Why wooden boats crewed by skeletons keep beaching on Japanese shores

Analysts say the boats carry fishermen or refugees, likely driven out to sea by deteriorating conditions in North Korea, as the country faces tightening sanctions over its nuclear and missiles programs.
November 28, 2017, 9:43am

A wooden boat carrying the skeletal remains of eight people washed up on a Japanese beach Monday, the latest suspected North Korean “ghost ship” to reach the country.

The discovery was made just days after two men’s bodies were found on the western shoreline of Japan’s Sado Island. Earlier this month, three more vessels were intercepted – one with a living crew on board, one with living and dead crew, and another containing four dead bodies.

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Japanese authorities are working to establish where the men originated, but the likelihood is North Korea. Cigarettes and lifejackets bearing Korean lettering were located near the bodies found on Sado Island at the weekend.

Forty-four boats have washed up in Japan so far this year, Sky News reported, compared with 66 last year. Japanese media have taken to calling the floating tombs “ghost ships.”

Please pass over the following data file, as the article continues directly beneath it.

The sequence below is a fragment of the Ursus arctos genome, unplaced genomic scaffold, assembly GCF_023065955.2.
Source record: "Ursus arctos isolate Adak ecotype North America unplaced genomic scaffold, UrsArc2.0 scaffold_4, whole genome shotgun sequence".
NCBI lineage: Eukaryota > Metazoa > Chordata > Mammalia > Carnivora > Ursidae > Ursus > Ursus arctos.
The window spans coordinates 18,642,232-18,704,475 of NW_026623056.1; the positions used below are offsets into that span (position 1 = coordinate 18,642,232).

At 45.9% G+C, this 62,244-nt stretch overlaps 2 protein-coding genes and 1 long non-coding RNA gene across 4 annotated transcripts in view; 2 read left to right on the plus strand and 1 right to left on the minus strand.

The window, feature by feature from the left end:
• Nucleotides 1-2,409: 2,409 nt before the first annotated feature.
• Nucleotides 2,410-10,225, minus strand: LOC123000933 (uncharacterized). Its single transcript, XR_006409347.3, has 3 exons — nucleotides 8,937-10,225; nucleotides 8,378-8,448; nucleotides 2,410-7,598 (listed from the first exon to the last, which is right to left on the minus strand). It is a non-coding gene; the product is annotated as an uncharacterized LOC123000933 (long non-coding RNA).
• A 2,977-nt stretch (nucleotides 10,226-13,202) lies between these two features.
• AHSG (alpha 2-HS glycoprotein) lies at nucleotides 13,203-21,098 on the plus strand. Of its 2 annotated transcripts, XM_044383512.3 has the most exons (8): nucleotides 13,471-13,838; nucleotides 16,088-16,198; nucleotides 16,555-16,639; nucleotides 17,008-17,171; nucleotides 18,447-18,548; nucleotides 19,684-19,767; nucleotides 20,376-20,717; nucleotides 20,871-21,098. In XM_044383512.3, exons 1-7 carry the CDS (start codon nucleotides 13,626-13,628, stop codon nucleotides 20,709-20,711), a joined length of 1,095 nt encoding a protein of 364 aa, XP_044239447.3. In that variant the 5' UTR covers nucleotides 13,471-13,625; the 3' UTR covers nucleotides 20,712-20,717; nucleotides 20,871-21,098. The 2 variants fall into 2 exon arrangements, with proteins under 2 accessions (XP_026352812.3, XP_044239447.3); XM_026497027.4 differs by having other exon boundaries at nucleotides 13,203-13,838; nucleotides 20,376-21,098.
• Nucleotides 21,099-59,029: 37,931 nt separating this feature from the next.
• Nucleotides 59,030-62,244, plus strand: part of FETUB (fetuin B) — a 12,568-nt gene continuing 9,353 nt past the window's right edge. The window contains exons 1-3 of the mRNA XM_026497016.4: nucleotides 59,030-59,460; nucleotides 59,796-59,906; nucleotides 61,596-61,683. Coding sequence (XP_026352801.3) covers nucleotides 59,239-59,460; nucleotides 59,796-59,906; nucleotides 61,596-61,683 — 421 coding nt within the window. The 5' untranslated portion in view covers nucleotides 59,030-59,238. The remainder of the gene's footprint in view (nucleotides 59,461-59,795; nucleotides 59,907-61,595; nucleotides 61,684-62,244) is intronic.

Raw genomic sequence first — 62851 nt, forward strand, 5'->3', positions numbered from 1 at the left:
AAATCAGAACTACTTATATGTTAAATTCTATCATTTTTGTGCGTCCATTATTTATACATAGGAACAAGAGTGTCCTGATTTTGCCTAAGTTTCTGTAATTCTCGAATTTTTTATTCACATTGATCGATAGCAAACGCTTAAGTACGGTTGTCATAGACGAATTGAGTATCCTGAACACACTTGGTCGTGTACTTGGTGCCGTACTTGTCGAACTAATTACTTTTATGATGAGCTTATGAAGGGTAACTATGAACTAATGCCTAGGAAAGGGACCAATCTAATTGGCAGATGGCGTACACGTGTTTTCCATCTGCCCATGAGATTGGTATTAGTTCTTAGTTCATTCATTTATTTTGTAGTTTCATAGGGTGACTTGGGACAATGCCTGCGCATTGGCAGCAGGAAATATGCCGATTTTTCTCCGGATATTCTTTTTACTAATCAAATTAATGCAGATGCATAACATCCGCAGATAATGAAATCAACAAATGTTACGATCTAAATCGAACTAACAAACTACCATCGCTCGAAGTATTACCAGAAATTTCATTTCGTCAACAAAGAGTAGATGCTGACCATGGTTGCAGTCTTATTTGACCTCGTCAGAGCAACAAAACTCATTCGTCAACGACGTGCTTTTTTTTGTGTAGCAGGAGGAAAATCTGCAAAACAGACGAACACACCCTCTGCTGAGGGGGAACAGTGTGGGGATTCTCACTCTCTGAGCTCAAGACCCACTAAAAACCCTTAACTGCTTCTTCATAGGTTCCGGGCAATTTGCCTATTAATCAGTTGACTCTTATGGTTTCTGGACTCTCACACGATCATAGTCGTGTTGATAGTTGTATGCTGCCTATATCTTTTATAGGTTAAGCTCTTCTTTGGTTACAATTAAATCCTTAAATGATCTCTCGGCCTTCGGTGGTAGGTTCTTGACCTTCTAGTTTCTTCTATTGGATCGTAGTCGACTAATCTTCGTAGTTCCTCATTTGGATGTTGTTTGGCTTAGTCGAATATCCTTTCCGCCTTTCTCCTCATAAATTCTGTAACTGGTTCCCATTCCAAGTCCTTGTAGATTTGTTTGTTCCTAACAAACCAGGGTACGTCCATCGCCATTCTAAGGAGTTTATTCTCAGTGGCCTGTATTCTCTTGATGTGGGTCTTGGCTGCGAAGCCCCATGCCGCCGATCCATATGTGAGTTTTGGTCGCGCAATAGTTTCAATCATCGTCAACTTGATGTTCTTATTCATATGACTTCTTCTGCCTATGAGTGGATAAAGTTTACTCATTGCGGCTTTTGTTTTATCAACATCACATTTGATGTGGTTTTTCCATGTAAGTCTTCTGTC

Analysts say the boats carry fishermen or refugees, likely driven out to sea by deteriorating conditions in North Korea, as the country faces tightening sanctions over its nuclear and missiles programs.

Seigakuin University’s Satoru Miyamoto, a Japanese North Korean specialist, told CNN the number of ships washing ashore has risen since 2013 as part of Pyongyang’s push to grow fisheries’ revenues to subsidize the military.

“They are using old boats manned by the military, by people who have no knowledge about fishing,” he said.

Seo Yu-suk, research manager of North Korean Studies Institution in Seoul, told Sky News the rise in ghost ships could be caused by food shortages, with crew venturing out in less seaworthy vessels in their push to bring back a catch.

The vessels don’t always carry the dead. On Thursday, eight North Koreans were rescued after their boat washed ashore in Akita prefecture.

A week earlier, on Nov. 15, three North Koreans were rescued by Japan’s coast guard in Ishikawa prefecture. Three dead bodies were found aboard their vessel the next day, and the following day, four dead bodies were found on a boat that washed ashore nearby.

Japanese authorities say the fishermen rescued earlier this month were returned home along with the bodies of their crew mates on their request – suggesting not all the ships are part of an effort to flee their homeland.